At the beginning of the week Pim made a comment that the highlight of the week is not the diving, but the people. His words could not have been more accurate. I’m not down playing the diving, but it was overshadowed by the people we met. First, the Belgium dive group did a fantastic job of putting this trip together! I can not say enough about how smoothly and professionally this was carried out! Not only did they plan and coordinate the diving, but also supplies (tanks, weights, sorb …), transportation, and even dinner plans in town. Second, Pim and Angel were two of the best hosts anyone could ask for. Can you imagine having over 20 people staying in your house? Meeting, diving, and spending time with them was one of the trips highlights! They also had a great crew assembled for the trip. They all kept the ship and dive operations running smoothly, and safely all week. In addition they were fun and interesting people to meet and work with.

Group Dive Brief

In addition to our hosts, many other great divers were aboard for this trip. We spent long hours laughing and talking about trips, techniques, and gear: what works, what doesn’t. Just a great group to spend time with.

Now lets talk about the diving.

Dive operations were very different from here in the Northeast US. We have some areas around inlets and sounds (Block Island and Rode Island for example) where dive operations must be scheduled around the slack tides. In the North Sea, all dive operations seem to revolve around the tides. There is a dive window of around 2 hours. At the start of this window the current is dropping down to a manageable range. During the dive the current eventually stops completely, and reverses. The trick is to get back on the line before the current picks up and becomes unmanageable.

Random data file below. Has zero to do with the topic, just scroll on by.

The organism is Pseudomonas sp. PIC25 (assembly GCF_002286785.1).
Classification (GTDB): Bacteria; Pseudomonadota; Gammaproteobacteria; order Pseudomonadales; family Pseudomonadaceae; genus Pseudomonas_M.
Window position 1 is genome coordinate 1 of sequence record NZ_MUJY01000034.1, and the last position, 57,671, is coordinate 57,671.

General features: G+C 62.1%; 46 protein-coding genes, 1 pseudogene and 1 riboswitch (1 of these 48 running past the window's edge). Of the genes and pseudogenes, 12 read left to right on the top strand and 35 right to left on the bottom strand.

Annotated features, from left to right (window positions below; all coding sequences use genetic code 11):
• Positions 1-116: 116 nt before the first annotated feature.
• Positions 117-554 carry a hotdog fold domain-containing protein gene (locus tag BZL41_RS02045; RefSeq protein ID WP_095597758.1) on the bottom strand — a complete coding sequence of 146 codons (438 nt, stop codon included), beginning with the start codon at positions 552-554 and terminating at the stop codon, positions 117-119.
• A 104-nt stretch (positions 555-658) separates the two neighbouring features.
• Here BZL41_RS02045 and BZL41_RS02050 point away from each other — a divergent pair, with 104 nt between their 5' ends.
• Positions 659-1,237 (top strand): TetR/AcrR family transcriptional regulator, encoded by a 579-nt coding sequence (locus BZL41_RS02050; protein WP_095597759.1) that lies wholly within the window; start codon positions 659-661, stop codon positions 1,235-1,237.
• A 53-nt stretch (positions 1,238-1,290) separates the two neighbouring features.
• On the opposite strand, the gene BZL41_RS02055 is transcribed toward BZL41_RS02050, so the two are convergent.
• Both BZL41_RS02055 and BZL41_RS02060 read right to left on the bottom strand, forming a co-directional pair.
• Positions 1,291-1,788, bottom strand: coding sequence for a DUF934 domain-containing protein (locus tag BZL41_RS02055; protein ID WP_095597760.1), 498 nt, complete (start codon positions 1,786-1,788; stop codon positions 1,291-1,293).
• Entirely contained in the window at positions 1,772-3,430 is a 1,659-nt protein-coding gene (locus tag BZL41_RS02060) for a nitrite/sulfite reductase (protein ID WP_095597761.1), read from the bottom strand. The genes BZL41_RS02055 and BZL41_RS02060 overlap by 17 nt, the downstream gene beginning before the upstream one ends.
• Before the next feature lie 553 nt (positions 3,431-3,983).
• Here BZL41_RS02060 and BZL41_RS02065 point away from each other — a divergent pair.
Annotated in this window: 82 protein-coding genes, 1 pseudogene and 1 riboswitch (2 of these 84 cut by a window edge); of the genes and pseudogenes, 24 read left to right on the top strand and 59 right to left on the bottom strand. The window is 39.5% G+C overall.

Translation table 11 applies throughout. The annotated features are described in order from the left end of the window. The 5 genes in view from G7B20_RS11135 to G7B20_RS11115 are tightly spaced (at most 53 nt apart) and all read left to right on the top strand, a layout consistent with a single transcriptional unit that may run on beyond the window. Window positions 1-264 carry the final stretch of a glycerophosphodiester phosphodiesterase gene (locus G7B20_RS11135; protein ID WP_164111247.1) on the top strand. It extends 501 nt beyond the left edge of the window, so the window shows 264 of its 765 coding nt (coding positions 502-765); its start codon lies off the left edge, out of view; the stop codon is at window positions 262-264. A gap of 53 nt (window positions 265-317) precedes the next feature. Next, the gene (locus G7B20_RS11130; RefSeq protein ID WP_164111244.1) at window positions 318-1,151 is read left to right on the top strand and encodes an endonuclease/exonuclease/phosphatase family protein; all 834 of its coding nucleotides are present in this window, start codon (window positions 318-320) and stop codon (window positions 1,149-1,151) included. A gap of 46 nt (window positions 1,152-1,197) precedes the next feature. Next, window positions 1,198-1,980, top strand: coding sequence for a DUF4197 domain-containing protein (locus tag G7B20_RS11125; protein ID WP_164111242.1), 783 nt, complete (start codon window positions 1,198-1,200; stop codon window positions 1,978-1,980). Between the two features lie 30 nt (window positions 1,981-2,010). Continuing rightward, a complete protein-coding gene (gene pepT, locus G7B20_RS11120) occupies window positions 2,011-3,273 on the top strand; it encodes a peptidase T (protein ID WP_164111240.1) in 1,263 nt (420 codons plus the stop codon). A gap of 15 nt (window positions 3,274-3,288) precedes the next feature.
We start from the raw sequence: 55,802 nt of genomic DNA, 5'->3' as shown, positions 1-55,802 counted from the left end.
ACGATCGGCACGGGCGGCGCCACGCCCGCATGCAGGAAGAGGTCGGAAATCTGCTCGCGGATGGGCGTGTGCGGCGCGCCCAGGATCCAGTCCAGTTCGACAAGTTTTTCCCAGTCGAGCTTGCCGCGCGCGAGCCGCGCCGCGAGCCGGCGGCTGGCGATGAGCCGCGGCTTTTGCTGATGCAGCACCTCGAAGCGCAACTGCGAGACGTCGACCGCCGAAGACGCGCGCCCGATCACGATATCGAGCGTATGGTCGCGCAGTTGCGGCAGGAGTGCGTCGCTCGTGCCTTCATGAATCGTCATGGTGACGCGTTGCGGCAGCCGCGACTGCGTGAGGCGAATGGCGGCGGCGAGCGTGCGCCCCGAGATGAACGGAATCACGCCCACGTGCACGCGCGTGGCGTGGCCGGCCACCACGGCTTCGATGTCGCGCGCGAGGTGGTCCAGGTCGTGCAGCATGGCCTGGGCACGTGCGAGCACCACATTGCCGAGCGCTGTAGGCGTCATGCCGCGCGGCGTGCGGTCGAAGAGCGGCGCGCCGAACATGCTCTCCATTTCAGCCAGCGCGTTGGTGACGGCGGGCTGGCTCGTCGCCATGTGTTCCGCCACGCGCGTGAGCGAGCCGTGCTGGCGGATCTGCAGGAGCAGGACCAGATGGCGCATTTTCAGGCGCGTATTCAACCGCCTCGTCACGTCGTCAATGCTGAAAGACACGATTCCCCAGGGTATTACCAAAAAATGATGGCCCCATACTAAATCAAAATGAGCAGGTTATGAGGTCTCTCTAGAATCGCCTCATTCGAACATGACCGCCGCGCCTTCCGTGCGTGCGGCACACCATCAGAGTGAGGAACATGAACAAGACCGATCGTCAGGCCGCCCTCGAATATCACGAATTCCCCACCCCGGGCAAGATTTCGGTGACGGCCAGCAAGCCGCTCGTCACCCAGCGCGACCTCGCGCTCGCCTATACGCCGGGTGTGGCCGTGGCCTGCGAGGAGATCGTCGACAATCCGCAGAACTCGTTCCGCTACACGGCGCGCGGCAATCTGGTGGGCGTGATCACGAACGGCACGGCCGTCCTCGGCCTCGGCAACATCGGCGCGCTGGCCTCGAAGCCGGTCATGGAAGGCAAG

Drift to the shot

To operate in these conditions, divers use some different techniques than we use here. The ship does not anchor into the wreck. Prior to dive operations, shot lines are dropped on the wreck. Theses use large weights, and grapnels to drop quickly to the bottom, and hook the wreck. Next the dive vessel is positioned up current of the shot line. If possible, the vessel will anchor in this position. However, based on wind and current, this may not be possible. Divers then jump in and drift to the buoy on top of the shot, then descend to the wreck. The first divers secure the line into the wreck. Each diver attaches a marker to the line, and removes it when they head back up. The last diver unclips the line, and the entire group drifts with the shot line.